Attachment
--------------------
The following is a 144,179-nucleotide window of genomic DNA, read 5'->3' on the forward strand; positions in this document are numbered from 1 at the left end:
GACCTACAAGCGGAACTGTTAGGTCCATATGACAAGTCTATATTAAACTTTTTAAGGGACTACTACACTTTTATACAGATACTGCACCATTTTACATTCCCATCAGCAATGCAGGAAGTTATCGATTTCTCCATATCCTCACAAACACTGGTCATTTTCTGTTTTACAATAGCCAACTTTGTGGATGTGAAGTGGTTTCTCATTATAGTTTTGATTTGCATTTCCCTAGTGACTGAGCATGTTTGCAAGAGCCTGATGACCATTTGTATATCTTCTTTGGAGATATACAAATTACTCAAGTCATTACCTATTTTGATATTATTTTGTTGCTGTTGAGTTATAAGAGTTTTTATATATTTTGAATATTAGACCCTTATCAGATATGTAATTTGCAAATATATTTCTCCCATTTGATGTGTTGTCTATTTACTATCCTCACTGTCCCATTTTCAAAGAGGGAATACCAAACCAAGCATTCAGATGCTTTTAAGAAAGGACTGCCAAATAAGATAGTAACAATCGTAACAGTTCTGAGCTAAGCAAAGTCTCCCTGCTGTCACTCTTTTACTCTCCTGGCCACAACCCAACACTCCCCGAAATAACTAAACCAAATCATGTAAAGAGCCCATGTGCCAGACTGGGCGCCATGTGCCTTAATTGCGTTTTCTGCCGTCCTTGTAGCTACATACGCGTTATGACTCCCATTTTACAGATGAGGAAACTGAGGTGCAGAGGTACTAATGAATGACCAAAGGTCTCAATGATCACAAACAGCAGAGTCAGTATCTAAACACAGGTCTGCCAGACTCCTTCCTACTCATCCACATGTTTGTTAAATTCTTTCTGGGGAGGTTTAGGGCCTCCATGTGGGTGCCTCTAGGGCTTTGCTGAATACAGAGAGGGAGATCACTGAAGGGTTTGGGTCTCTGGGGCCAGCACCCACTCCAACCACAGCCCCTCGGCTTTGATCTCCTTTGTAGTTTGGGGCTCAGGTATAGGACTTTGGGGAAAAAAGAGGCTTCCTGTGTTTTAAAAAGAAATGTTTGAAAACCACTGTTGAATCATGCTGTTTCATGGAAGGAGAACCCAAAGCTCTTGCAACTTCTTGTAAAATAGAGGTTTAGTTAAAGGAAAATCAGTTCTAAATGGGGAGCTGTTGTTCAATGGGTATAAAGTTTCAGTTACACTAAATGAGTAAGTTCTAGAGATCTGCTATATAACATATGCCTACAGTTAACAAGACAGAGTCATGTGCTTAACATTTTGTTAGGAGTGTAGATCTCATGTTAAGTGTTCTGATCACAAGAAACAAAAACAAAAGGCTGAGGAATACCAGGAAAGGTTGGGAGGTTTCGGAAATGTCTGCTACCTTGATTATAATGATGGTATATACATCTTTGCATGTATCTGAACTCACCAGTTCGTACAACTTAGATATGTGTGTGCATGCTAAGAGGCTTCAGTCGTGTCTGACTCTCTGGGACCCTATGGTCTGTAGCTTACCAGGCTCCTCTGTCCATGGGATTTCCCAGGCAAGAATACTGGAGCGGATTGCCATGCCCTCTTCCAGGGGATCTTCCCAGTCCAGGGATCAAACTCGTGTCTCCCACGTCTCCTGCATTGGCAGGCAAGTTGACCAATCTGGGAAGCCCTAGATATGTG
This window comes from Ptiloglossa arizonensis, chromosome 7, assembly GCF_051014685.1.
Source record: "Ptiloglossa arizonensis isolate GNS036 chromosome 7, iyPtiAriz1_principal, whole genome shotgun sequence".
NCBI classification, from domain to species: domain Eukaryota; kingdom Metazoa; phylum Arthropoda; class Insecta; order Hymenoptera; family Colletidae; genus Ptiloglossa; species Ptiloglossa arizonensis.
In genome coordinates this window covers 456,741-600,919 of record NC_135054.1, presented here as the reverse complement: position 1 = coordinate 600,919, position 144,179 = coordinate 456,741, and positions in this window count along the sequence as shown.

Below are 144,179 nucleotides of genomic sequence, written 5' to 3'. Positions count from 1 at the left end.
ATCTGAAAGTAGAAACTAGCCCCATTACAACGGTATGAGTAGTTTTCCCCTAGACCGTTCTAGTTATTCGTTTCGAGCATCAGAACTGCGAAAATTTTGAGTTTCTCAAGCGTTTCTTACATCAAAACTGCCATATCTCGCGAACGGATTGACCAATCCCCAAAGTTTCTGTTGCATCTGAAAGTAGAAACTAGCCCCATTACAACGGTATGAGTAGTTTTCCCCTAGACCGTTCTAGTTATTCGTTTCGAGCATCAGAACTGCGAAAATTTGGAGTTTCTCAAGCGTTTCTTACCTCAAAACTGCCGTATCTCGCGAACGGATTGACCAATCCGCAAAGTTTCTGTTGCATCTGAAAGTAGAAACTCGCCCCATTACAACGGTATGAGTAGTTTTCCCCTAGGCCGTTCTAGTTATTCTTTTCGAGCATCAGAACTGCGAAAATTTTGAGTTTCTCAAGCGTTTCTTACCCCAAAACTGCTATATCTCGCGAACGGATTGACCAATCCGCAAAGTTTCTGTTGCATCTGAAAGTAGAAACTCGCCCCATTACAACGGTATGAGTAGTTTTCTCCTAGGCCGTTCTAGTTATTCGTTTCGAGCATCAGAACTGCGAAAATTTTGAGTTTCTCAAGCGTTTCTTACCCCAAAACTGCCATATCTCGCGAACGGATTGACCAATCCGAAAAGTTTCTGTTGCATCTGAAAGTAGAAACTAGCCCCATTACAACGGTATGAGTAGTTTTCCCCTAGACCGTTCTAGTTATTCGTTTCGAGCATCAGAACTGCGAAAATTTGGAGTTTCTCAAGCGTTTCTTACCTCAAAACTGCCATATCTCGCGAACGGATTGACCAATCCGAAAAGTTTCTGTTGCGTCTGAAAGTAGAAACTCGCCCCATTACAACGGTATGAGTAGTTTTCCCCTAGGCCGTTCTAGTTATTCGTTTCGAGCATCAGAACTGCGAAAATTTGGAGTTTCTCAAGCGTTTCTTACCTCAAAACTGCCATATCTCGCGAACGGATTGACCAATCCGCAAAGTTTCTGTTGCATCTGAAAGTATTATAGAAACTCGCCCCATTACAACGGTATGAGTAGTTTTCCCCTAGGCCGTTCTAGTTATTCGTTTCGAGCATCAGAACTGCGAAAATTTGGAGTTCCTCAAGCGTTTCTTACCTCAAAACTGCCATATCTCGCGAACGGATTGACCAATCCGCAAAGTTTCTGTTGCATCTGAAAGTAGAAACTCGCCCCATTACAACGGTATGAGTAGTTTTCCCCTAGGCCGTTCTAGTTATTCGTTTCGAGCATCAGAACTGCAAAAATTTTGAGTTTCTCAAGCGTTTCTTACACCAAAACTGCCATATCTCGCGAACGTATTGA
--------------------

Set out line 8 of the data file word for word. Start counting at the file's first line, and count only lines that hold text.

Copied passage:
ATCTGAAAGTAGAAACTAGCCCCATTACAACGGTATGAGTAGTTTTCCCCTAGACCGTTCTAGTTATTCGTTTCGAGCATCAGAACTGCGAAAATTTTGAGTTTCTCAAGCGTTTCTTACATCAAAACTGCCATATCTCGCGAACGGATTGACCAATCCCCAAAGTTTCTGTTGCATCTGAAAGTAGAAACTAGCCCCATTACAACGGTATGAGTAGTTTTCCCCTAGACCGTTCTAGTTATTCGTTTCGAGCATCAGAACTGCGAAAATTTGGAGTTTCTCAAGCGTTTCTTACCTCAAAACTGCCGTATCTCGCGAACGGATTGACCAATCCGCAAAGTTTCTGTTGCATCTGAAAGTAGAAACTCGCCCCATTACAACGGTATGAGTAGTTTTCCCCTAGGCCGTTCTAGTTATTCTTTTCGAGCATCAGAACTGCGAAAATTTTGAGTTTCTCAAGCGTTTCTTACCCCAAAACTGCTATATCTCGCGAACGGATTGACCAATCCGCAAAGTTTCTGTTGCATCTGAAAGTAGAAACTCGCCCCATTACAACGGTATGAGTAGTTTTCTCCTAGGCCGTTCTAGTTATTCGTTTCGAGCATCAGAACTGCGAAAATTTTGAGTTTCTCAAGCGTTTCTTACCCCAAAACTGCCATATCTCGCGAACGGATTGACCAATCCGAAAAGTTTCTGTTGCATCTGAAAGTAGAAACTAGCCCCATTACAACGGTATGAGTAGTTTTCCCCTAGACCGTTCTAGTTATTCGTTTCGAGCATCAGAACTGCGAAAATTTGGAGTTTCTCAAGCGTTTCTTACCTCAAAACTGCCATATCTCGCGAACGGATTGACCAATCCGAAAAGTTTCTGTTGCGTCTGAAAGTAGAAACTCGCCCCATTACAACGGTATGAGTAGTTTTCCCCTAGGCCGTTCTAGTTATTCGTTTCGAGCATCAGAACTGCGAAAATTTGGAGTTTCTCAAGCGTTTCTTACCTCAAAACTGCCATATCTCGCGAACGGATTGACCAATCCGCAAAGTTTCTGTTGCATCTGAAAGTATTATAGAAACTCGCCCCATTACAACGGTATGAGTAGTTTTCCCCTAGGCCGTTCTAGTTATTCGTTTCGAGCATCAGAACTGCGAAAATTTGGAGTTCCTCAAGCGTTTCTTACCTCAAAACTGCCATATCTCGCGAACGGATTGACCAATCCGCAAAGTTTCTGTTGCATCTGAAAGTAGAAACTCGCCCCATTACAACGGTATGAGTAGTTTTCCCCTAGGCCGTTCTAGTTATTCGTTTCGAGCATCAGAACTGCAAAAATTTTGAGTTTCTCAAGCGTTTCTTACACCAAAACTGCCATATCTCGCGAACGTATTGA